In order to accomplish the WCDAS mission, the station employs a number of highly dedicated federal and contracted staff.  The bulk of the staff are skilled electronic technicians who ensure the station operates 24/7.  In addition, the staff hosts engineers, a scientist, IT staff, facilities personnel and support staff. These personnel work as a team to ensure every aspect of the station's facilities are maintained in optimal working order to achieve mission success.  The station works closely with multiple organizations within NESDIS—all critical to the success of the station.  In essence the WCDAS is like a mini city and is required to maintain every aspect of the facility--from operating the mission, to recruitment, staff training, facilities sustainment, safety, security, facilities upkeep, budget/acquisitions, and HR actions.  The staff also performs general administration, interagency interactions, and union negotiations to ensure a continuous flow of data for the nation's weather forecasters. All of their efforts allows the station to process over 41.7 megabits/second daily and with the launch of GOES 16 and 17, WCDAS helps produce over 7 terabytes of data per day for the safety and security of the nation.


WCDAS Organization Chart

Antenna Receive Bands Gain (dBi) Transmit Bands Latitude (N) Longitude (E) Eleva-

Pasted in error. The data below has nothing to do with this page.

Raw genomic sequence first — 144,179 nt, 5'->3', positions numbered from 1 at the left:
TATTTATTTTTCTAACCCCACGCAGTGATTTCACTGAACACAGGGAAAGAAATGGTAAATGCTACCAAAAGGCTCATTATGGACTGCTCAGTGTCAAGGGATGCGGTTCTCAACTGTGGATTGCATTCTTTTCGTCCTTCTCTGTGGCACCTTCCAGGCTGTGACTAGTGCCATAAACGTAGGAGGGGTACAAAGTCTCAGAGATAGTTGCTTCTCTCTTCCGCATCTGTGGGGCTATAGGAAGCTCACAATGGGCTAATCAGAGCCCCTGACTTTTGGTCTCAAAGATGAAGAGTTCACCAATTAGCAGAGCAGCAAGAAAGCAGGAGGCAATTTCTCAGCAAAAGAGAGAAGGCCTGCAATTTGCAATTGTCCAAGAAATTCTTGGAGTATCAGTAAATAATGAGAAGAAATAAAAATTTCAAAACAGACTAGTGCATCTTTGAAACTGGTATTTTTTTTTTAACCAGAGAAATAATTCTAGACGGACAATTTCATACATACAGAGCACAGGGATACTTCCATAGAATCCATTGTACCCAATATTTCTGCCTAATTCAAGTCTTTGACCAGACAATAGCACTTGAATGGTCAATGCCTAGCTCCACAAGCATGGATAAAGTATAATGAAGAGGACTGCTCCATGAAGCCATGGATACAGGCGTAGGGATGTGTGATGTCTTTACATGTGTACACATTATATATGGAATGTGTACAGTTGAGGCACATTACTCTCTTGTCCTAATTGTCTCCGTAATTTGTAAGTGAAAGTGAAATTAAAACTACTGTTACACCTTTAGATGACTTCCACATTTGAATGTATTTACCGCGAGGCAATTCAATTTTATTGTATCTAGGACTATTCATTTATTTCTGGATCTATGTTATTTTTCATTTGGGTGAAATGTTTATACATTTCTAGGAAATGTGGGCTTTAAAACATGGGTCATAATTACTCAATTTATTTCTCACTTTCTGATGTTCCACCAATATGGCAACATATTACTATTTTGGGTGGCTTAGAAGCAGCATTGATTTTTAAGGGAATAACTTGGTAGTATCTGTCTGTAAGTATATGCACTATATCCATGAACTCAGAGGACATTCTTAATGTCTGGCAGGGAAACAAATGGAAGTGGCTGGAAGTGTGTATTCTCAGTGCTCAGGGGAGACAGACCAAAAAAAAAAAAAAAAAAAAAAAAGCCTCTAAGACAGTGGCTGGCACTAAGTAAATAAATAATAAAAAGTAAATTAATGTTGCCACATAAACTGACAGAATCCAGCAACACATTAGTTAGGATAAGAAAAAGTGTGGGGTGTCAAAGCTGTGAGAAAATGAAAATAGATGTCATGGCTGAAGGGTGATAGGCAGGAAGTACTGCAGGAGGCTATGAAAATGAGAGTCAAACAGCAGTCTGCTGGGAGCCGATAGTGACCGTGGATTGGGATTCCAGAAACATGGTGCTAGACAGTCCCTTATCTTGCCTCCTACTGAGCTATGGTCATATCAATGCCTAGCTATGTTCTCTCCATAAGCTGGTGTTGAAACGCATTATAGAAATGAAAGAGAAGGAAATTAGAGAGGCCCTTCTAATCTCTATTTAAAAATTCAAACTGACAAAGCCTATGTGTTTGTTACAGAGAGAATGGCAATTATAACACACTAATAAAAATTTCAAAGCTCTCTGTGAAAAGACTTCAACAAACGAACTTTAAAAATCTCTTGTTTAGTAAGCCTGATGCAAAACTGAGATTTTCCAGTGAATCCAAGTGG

tion (m)
Wallops Island
26 METER VHF/L/S 27.0/43.7/48.8 37° 56' 48.080" 284° 32' 28.691" 23.4
14.2 METER VHF/L/S/X 22.4/43.5/44.1/46.6/55.0 S 37° 56' 48.390" 284° 32' 23.773" 12.6
13 METER A L/S/X 43.1/44.0/55.0 L/S 37° 56' 50.041" 284° 32' 9.938" 18.0
13 METER B L/S/X 43.1/44.0/55.0 L/S 37° 56' 50.809" 284° 32' 17.040" 16.3
18 METER A S 49.0 S 37° 56' 45.158" 284° 32' 22.404" 20.4
16.4 METER HR1 L/S 48.4/50.0 L 37° 56' 43.797" 284° 32' 19.912" 19.9
16.4 METER HR2 L/S 48.4/50.0 L 37° 56' 43.533" 284° 32' 16.476" 20.0
16.4 METER HR4 L/S/X 47.7/50.2/59.6 S/X 37° 56' 46.100" 284° 32' 13.40"
16.4 METER HR5 L/S/X 47.7/50.2/59.6 S/X 37° 56' 44.100" 284° 32' 13.50"
16.4 METER HR6 L/S/X 47.7/50.2/59.6 S/X 37° 56' 47.440" 284° 32' 16.57"
13 METER C L/S 44.4 S 37° 56' 47.146" 284° 32' 21.957" 12.0
8 METER L 40.3 S 37° 56' 44.800" 284° 32' 18.350" 9.2
7.2 METER L 39.1 37° 56' 43.000" 284° 32' 26.000" 7.3
3.8 METER 1 UHF 22.5 UHF 37° 56' 43.200" 284° 32' 19.200"
3.8 METER 2 UHF 22.5 UHF 37° 56' 43.220" 284° 32' 18.640"
3.8 METER 3 UHF 22.5 UHF 37° 56' 43.240" 284° 32' 18.070"
1.2 METER L 24.0 37° 56' 44.000" 284° 32' 24.000"


 

Contact information:

35663 Chincoteague Road

Wallops Island, Virginia 23337

+1-757-824-3446

NOAA NESDIS OSPO Organization Chart

 

WCDAS Aerial Tour

WCDAS Aerial Tour

WCDAS 26 meter antenna

WCDAS 26 meter antenna

WCDAS 16.4 meter HR6 antenna

WCDAS 16.4 meter HR6 antenna

WCDAS 16.4 meter HR1 antenna

WCDAS 16.4 meter HR1 antenna

WCDAS 18 meter A antenna

WCDAS 18 meter A antenna

WCDAS 13 meter A antenna

WCDAS 13 meter A antenna

WCDAS DCS Pilot antennas

WCDAS DCS Pilot antennas

WCDAS 14.2 meter antenna

WCDAS 14.2 meter antenna